Just a week ago Donald Trump was sworn in as the 45th President of the United States of America. While the commander in chief has made lots of news about his stances on immigration, corporate tax rates and possible connections to Russia, his term in office is certain to have a ripple effect on many industries, including cycling. Moreover, while you likely won’t see him donning a spandex kit with the presidential seal, Trump does have some connections to the cycling industry.
Tour de Trump
Donald Trump’s most infamous relationship with cycling is the Tour de Trump. After covering the Tour de France in 1987, CBS sports reporter John Tesh suggested a similar style race in the U.S.. The real estate mogul-turned-politician signed on as a sponsor and, in 1989, the Tour de Trump was born.
The inaugural 10-stage race started in Albany, New York and covered 837 miles, concluding at the front doors of Trump’s Atlantic City Casino. The race drew an international field, including the Soviet cycling team, and was ultimately won by Norweigian cyclist Dag Otto Lauritzen, who took home a cool $50K (a figure that paled in comparison to the prize money for the well-established Tour de France).
A Sports Illustrated article, entitled The Wheels of Fortune, described the spectacle in colorful terms:
If you could get past the name, the Tour de Trump, without losing your lunch, and if you could somehow divorce the sporting event from the excess baggage that went with it—the Trump Princess, the Trump Plaza Hotel and Casino, the chest-Trumping cameos of King Donald himself, whose ideas for improving the Tour de Trump included adding a few laps around the White House and continuing the race to Los Angeles via Detroit, Chicago and San Francisco—what you had was a pretty nice bicycle race.
After only two years of races, Trump withdrew his sponsorship and the event was renamed the Tour DuPont. The race ceased after 1996 when DuPont dropped its support.
Trump, the Cyclist
In 1989, during an NBC interview promoting the Tour de Trump, the nation’s future 45th President responded that he hadn’t ridden a bike since adolescence. (Earlier in the interview he stated he would never pursue politics because he was too honest.) It’s unclear whether he has been in the saddle since then, but it’s unlikely, especially given recent repeated comments berating another politician who is an avid cyclist.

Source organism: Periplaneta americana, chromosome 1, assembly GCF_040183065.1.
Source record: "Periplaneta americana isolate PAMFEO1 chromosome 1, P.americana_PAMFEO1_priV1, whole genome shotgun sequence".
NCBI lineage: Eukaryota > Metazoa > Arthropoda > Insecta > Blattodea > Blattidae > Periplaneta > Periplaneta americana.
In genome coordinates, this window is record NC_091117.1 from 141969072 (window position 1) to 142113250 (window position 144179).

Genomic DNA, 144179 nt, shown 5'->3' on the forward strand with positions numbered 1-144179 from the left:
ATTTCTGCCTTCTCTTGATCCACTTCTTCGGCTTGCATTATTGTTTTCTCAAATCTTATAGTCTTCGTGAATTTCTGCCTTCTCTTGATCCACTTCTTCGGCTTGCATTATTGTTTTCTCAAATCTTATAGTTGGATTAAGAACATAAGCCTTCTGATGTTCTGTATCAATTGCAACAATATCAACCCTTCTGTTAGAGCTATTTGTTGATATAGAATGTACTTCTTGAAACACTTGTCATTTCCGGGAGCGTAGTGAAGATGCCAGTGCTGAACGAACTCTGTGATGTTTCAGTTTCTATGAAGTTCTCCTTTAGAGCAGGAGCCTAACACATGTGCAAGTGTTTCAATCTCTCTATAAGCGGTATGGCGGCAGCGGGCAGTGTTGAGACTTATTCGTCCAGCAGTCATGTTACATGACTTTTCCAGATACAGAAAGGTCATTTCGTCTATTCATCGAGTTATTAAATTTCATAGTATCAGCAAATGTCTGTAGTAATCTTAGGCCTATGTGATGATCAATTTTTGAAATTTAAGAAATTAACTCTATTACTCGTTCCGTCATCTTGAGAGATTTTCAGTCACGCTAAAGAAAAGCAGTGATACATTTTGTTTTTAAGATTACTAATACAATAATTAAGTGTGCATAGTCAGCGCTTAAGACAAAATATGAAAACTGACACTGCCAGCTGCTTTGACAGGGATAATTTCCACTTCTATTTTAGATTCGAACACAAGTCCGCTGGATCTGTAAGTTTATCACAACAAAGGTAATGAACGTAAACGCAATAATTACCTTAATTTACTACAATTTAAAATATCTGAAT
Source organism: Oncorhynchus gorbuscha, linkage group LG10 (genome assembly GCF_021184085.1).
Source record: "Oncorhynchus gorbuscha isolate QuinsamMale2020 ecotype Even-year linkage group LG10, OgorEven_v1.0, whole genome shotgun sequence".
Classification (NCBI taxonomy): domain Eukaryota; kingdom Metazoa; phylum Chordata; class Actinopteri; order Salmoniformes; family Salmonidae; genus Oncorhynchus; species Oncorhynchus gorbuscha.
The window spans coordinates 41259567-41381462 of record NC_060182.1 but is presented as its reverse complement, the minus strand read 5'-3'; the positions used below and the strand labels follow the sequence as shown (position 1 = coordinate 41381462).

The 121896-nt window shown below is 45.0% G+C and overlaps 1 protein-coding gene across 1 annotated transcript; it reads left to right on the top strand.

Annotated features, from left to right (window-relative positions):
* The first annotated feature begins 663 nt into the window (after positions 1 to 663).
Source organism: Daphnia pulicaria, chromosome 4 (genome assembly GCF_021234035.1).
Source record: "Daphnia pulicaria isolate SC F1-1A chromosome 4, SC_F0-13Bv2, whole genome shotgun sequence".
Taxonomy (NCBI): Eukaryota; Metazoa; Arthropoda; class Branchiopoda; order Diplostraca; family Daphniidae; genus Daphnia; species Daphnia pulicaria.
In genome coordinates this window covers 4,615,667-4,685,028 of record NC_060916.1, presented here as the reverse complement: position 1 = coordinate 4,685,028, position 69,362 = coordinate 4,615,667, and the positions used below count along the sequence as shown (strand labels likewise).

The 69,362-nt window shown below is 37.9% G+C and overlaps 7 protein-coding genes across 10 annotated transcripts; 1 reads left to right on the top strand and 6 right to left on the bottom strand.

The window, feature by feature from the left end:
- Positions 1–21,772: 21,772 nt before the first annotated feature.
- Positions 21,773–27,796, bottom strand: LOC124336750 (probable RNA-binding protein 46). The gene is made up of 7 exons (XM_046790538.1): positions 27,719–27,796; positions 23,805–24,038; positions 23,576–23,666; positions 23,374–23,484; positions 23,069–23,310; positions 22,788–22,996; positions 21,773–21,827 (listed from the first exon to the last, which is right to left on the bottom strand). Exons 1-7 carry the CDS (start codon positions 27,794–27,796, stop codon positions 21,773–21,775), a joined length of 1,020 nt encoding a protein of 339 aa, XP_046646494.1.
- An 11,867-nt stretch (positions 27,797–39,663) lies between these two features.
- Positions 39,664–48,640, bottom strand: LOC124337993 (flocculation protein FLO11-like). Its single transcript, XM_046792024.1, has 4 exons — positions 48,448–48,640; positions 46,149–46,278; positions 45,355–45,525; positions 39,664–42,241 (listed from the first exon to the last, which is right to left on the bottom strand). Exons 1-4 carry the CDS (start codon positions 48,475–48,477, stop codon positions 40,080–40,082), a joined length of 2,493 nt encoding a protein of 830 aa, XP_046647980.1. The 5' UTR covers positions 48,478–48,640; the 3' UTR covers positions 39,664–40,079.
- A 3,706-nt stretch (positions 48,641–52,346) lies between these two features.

John Kerry’s Bicycle Crash
In May 2015 then Secretary of State John Kerry broke his femur after crashing his bicycle in France. At the time of the crash Kerry was in Geneva for talks with Iranian officials over its nuclear program. On the campaign trail, the presidential hopeful pounced upon the incident, calling Kerry a “clown” and an “idiot” and promised never to ride a bicycle while in high level negotiations. He made the same joke about Kerry’s crash at numerous campaign events, including this August 2015 stump speech in Burch Run, MI:
Deputy Commerce Secretary Pick
Following the election of President Trump his team announced that he had tapped Cubs co-owner, and bicycle enthusiast, Todd Ricketts to serve as his deputy commerce secretary.
Ricketts is the owner of Higher Gear, a performance bicycle shop in the Chicago area that he purchased in 2009. The co-owner of the defending World Series champions also helped organize The Wrigley Field Road Tour, a 100-mile ride that raised money for Cubs Charities and World Bicycle Relief.
The Deputy Commerce Secretary nominee has also served on the board of directors at World Bicycle Relief, an international nonprofit that focuses on distributing bicycles in developing countries.
Confirmation hearings for Ricketts have yet to be scheduled, but Republicans appear to have the votes for it to go through.
President Trump and Trade
According to 2014 statistics from the National Bicycle Dealers Association, more than 99 percent of all bicycles sold in the United States are imported, largely from Taiwan and China. We’re talking nearly 18,000,000 bicycles coming in from overseas, while domestic production hovers in the 200,000 mark.
This is important because President Trump has promised to raise tariffs on Chinese imports. If the president follows through that could result in higher prices for your bicycles, and parts, in the coming months and years.